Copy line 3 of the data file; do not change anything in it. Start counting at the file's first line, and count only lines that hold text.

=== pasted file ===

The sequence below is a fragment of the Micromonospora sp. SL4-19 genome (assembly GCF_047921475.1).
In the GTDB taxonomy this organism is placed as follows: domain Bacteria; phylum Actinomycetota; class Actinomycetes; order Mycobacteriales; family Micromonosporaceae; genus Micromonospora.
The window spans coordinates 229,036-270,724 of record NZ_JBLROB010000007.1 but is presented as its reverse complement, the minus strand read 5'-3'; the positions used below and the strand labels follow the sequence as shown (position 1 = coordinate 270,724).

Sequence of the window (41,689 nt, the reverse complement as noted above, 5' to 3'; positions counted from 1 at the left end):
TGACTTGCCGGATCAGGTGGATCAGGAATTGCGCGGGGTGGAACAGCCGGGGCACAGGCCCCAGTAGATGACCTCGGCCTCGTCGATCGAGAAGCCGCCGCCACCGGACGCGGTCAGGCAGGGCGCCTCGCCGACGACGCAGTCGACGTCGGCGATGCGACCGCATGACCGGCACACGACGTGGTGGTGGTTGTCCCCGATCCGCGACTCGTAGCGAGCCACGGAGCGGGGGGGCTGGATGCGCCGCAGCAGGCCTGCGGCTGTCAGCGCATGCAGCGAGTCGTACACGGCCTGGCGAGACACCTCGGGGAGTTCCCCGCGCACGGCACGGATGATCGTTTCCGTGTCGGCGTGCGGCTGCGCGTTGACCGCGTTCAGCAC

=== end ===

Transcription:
The window spans coordinates 229,036-270,724 of record NZ_JBLROB010000007.1 but is presented as its reverse complement, the minus strand read 5'-3'; the positions used below and the strand labels follow the sequence as shown (position 1 = coordinate 270,724).